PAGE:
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UW-Madison Hosts National Concrete Canoe Competition

Students with canoes by fountain

The opening display was held at the UW-Madison Engineering Mall. (large image)

On June 15, robust young civil engineers from 28 universities battled the clock and the mighty waters of Madison's scenic Lake Mendota armed with only canoes made of concrete. In the ninth annual National Concrete Canoe Competition, student members of the American Society of Civil Engineers (ASCE) competed to produce the fastest and best engineered paddlecraft made of at least 75 percent Portland cement.

Men's and women's pairs--spurred on by zealously vocal support teams--competed in both 200-meter sprint and 600-meter long-distance events on the waters behind UW-Madison's historic Old Red Gym. The races, however, only partially determined the winning team. Sixty percent of the teams' scores were earned in judged events, including an oral presentation, a display, a design paper and evaluations of the quality of construction and design of the canoe itself.

For the third time in four years, perennial concrete-canoe powerhouse University of Alabama at Huntsville triumphed over the competition -- and the laws of physics -- in this think or sink competition, which is sponsored by the ASCE and Master Builders, Inc. The team won $5,000 in scholarship money donated by Master Builders.


University Finish Award
University of Alabama-Huntsville First Place $5,000 Scholarship Award
Michigan State University Second Place $2,500 Scholarship Award
University of California-Berkeley Third place $1,500 Scholarship Award
South Dakota Tech. Fourth Place Commemorative Plaque
Clemson Fifth Place Commemorative Plaque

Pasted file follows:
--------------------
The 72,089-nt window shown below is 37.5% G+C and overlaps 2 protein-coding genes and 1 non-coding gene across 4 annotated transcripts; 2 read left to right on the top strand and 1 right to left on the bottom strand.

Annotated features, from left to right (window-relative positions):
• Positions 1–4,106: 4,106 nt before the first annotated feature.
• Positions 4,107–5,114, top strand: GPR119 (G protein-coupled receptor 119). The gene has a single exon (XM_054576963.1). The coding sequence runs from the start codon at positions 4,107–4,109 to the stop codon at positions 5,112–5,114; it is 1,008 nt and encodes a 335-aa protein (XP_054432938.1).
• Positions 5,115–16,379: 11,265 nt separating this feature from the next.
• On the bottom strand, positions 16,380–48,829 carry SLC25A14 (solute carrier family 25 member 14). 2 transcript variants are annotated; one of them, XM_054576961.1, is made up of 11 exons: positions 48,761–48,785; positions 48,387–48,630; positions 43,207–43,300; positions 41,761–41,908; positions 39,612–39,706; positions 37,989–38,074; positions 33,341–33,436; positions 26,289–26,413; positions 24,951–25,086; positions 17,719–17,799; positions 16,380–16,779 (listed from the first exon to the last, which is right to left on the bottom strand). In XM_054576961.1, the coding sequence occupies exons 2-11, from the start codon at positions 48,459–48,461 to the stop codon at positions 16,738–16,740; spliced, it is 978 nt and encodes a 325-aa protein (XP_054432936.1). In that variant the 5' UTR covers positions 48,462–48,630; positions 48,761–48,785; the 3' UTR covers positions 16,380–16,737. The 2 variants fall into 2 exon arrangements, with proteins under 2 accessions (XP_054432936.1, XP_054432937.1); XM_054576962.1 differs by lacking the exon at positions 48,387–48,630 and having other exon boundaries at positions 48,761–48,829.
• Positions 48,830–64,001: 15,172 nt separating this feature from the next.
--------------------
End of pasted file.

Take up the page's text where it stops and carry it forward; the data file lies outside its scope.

To get to the national championship held at the University of Wisconsin - Madison, teams first had to win regional competitions in April and May. UW-Madison, which as the host school earned an automatic berth, and placed 12th after winning its regional last year. Other teams included California State at Sacramento, Cooper Union, Louisiana State University, the University of Rhode Island, the University of Minnesota, the University of Hawaii, the University of Virginia, University Laval, Washington State University. Western Kentucky University, the University of Texas at El Paso, the University of Maryland, Michigan Tech, U.S. Military Academy, the University New Orleans, the University of Kansas, University of California at Los Angeles, Bucknell University and University of Illinois-Urbana/Champaign.

King Kong Crete

The UW-Madison team prepares for the preliminary sprints with their canoe 'King Kong Crete' behind the Old Red Gym. (large image)

Disco canoe

The University of California- Sacramento celebrated its mauve "Concrete canoe de Ville" with a 70's disco theme. (large image)

The finals competition started Thursday June 13 on UW-Madison's engineering mall with an open-air presentation of the slick watercraft and their accompanying displays. Most of the canoes were decorated to represent imaginative themes--from Louisiana State University's tiger-striped "tiger power" to the Cooper Union's mustard yellow "Cab," complete with checkered stripe and rate patch to the simulated crumbled plaster of the University of Wisconsin-Madison's own "King Kong Crete." Many were also mounted on theme-related stands, such as the mock-archeological dig site for Michigan State University's "C-Rex" and the muscular warrior of the University of Hawaii's "Awiwi."

Academic presentations were held throughout the day on Friday, June 14. The next morning saw the grueling "swamp tests," in which the canoes must pop-up and float after being submerged "Making concrete float is an unusual challenge that offers civil engineering students valuable hands-on lessons crucial to maintaining America's aging infrastructure. The fact that these canoes float, demonstrates that our infrastructure is in good hands for years to come," said ASCE President Charles A. Parthum.

Preliminary races were held later Saturday morning with the finals held before an enthusiastic crowd in the afternoon.